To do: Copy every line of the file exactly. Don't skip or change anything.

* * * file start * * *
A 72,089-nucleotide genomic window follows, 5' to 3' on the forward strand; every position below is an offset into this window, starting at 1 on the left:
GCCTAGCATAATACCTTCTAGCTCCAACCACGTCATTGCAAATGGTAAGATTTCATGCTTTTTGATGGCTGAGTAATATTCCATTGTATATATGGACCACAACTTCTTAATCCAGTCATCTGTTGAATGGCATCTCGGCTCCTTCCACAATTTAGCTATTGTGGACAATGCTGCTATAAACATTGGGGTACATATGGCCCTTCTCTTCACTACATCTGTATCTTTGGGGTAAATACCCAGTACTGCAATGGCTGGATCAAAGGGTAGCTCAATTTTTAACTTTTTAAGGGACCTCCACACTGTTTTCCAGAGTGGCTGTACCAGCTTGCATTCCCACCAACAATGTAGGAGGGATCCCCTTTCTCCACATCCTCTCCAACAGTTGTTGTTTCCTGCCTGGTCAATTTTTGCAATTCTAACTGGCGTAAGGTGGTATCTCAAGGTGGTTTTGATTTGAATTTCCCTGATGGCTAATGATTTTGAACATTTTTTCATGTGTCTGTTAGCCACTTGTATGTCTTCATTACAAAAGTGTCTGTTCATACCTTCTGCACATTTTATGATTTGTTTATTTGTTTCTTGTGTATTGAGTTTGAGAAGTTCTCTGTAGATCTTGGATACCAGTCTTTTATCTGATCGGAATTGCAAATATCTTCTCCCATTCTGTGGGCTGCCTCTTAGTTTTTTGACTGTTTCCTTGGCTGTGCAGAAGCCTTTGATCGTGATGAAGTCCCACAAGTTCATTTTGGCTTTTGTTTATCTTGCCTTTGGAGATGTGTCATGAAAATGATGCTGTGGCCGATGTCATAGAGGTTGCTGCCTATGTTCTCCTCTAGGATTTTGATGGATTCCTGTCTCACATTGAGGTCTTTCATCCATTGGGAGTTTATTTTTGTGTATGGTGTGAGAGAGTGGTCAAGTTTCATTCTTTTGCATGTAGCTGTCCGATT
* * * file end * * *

A 72,089-nucleotide genomic window follows, 5' to 3' on the forward strand; every position below is an offset into this window, starting at 1 on the left:
GCCTAGCATAATACCTTCTAGCTCCAACCACGTCATTGCAAATGGTAAGATTTCATGCTTTTTGATGGCTGAGTAATATTCCATTGTATATATGGACCACAACTTCTTAATCCAGTCATCTGTTGAATGGCATCTCGGCTCCTTCCACAATTTAGCTATTGTGGACAATGCTGCTATAAACATTGGGGTACATATGGCCCTTCTCTTCACTACATCTGTATCTTTGGGGTAAATACCCAGTACTGCAATGGCTGGATCAAAGGGTAGCTCAATTTTTAACTTTTTAAGGGACCTCCACACTGTTTTCCAGAGTGGCTGTACCAGCTTGCATTCCCACCAACAATGTAGGAGGGATCCCCTTTCTCCACATCCTCTCCAACAGTTGTTGTTTCCTGCCTGGTCAATTTTTGCAATTCTAACTGGCGTAAGGTGGTATCTCAAGGTGGTTTTGATTTGAATTTCCCTGATGGCTAATGATTTTGAACATTTTTTCATGTGTCTGTTAGCCACTTGTATGTCTTCATTACAAAAGTGTCTGTTCATACCTTCTGCACATTTTATGATTTGTTTATTTGTTTCTTGTGTATTGAGTTTGAGAAGTTCTCTGTAGATCTTGGATACCAGTCTTTTATCTGATCGGAATTGCAAATATCTTCTCCCATTCTGTGGGCTGCCTCTTAGTTTTTTGACTGTTTCCTTGGCTGTGCAGAAGCCTTTGATCGTGATGAAGTCCCACAAGTTCATTTTGGCTTTTGTTTATCTTGCCTTTGGAGATGTGTCATGAAAATGATGCTGTGGCCGATGTCATAGAGGTTGCTGCCTATGTTCTCCTCTAGGATTTTGATGGATTCCTGTCTCACATTGAGGTCTTTCATCCATTGGGAGTTTATTTTTGTGTATGGTGTGAGAGAGTGGTCAAGTTTCATTCTTTTGCATGTAGCTGTCCGATT